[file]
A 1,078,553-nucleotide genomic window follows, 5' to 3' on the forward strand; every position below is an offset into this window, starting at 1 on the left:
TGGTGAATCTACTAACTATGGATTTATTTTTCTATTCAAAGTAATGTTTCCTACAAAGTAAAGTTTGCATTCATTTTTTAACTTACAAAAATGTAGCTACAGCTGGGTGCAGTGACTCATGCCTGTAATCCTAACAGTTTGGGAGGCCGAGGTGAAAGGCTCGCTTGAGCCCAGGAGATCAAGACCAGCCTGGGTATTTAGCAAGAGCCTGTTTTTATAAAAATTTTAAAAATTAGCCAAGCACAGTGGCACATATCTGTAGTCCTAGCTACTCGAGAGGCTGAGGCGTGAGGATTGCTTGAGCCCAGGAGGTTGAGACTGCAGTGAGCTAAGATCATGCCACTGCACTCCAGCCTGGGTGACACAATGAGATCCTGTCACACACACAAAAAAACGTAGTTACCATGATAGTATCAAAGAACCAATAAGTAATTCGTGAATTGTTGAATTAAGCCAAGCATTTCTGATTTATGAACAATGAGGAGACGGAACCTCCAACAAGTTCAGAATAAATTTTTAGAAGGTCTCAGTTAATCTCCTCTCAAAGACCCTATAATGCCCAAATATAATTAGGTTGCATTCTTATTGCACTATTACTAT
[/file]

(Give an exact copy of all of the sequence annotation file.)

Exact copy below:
A 1,078,553-nucleotide genomic window follows, 5' to 3' on the forward strand; every position below is an offset into this window, starting at 1 on the left:
TGGTGAATCTACTAACTATGGATTTATTTTTCTATTCAAAGTAATGTTTCCTACAAAGTAAAGTTTGCATTCATTTTTTAACTTACAAAAATGTAGCTACAGCTGGGTGCAGTGACTCATGCCTGTAATCCTAACAGTTTGGGAGGCCGAGGTGAAAGGCTCGCTTGAGCCCAGGAGATCAAGACCAGCCTGGGTATTTAGCAAGAGCCTGTTTTTATAAAAATTTTAAAAATTAGCCAAGCACAGTGGCACATATCTGTAGTCCTAGCTACTCGAGAGGCTGAGGCGTGAGGATTGCTTGAGCCCAGGAGGTTGAGACTGCAGTGAGCTAAGATCATGCCACTGCACTCCAGCCTGGGTGACACAATGAGATCCTGTCACACACACAAAAAAACGTAGTTACCATGATAGTATCAAAGAACCAATAAGTAATTCGTGAATTGTTGAATTAAGCCAAGCATTTCTGATTTATGAACAATGAGGAGACGGAACCTCCAACAAGTTCAGAATAAATTTTTAGAAGGTCTCAGTTAATCTCCTCTCAAAGACCCTATAATGCCCAAATATAATTAGGTTGCATTCTTATTGCACTATTACTAT